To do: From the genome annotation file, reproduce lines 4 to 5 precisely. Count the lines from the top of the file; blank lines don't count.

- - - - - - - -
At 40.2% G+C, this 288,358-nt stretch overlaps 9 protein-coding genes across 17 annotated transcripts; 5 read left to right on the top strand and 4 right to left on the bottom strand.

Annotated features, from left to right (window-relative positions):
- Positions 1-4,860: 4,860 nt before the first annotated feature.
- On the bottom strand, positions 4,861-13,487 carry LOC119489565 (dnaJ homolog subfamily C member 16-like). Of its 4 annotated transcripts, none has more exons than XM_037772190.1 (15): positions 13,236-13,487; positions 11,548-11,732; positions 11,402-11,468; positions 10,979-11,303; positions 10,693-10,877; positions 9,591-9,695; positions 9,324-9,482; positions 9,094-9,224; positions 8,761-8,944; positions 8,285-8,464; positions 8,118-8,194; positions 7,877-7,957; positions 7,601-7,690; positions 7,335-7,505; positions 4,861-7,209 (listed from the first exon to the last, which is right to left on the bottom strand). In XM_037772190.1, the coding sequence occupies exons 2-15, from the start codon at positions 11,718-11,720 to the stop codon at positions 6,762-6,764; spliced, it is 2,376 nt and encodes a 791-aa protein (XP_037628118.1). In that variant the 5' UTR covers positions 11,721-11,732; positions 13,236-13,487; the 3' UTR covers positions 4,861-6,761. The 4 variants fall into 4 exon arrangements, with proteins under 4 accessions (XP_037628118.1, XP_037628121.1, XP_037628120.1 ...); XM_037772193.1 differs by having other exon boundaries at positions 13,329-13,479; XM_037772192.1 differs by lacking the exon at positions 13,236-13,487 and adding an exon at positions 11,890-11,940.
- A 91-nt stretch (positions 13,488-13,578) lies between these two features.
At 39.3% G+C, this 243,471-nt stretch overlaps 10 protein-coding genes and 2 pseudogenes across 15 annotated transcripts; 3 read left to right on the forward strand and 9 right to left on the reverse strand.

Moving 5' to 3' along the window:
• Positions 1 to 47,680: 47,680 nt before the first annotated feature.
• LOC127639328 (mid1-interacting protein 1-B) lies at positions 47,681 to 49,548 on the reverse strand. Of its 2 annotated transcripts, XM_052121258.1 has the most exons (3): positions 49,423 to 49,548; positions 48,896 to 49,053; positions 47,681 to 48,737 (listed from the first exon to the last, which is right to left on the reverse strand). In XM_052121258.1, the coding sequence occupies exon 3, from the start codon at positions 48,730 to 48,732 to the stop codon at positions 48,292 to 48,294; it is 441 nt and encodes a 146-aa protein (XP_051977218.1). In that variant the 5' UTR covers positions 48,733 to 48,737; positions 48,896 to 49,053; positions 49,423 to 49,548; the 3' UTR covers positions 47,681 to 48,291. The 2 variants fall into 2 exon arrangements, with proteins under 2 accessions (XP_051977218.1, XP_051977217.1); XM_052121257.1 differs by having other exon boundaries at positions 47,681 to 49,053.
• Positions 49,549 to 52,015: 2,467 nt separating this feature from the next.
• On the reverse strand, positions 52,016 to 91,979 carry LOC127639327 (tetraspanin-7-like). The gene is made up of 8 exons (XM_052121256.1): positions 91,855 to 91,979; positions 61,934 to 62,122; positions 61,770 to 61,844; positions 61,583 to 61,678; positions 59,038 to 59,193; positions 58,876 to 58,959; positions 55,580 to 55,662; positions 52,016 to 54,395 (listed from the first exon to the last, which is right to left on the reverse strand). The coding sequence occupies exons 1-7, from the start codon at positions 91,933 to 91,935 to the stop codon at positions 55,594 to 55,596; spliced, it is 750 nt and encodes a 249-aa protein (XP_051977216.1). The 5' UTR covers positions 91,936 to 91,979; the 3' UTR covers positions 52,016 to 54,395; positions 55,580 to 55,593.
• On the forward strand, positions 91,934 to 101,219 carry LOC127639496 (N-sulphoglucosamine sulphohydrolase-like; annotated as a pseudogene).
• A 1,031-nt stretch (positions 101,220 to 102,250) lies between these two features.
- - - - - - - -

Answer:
- On the bottom strand, positions 4,861-13,487 carry LOC119489565 (dnaJ homolog subfamily C member 16-like). Of its 4 annotated transcripts, none has more exons than XM_037772190.1 (15): positions 13,236-13,487; positions 11,548-11,732; positions 11,402-11,468; positions 10,979-11,303; positions 10,693-10,877; positions 9,591-9,695; positions 9,324-9,482; positions 9,094-9,224; positions 8,761-8,944; positions 8,285-8,464; positions 8,118-8,194; positions 7,877-7,957; positions 7,601-7,690; positions 7,335-7,505; positions 4,861-7,209 (listed from the first exon to the last, which is right to left on the bottom strand). In XM_037772190.1, the coding sequence occupies exons 2-15, from the start codon at positions 11,718-11,720 to the stop codon at positions 6,762-6,764; spliced, it is 2,376 nt and encodes a 791-aa protein (XP_037628118.1). In that variant the 5' UTR covers positions 11,721-11,732; positions 13,236-13,487; the 3' UTR covers positions 4,861-6,761. The 4 variants fall into 4 exon arrangements, with proteins under 4 accessions (XP_037628118.1, XP_037628121.1, XP_037628120.1 ...); XM_037772193.1 differs by having other exon boundaries at positions 13,329-13,479; XM_037772192.1 differs by lacking the exon at positions 13,236-13,487 and adding an exon at positions 11,890-11,940.
- A 91-nt stretch (positions 13,488-13,578) lies between these two features.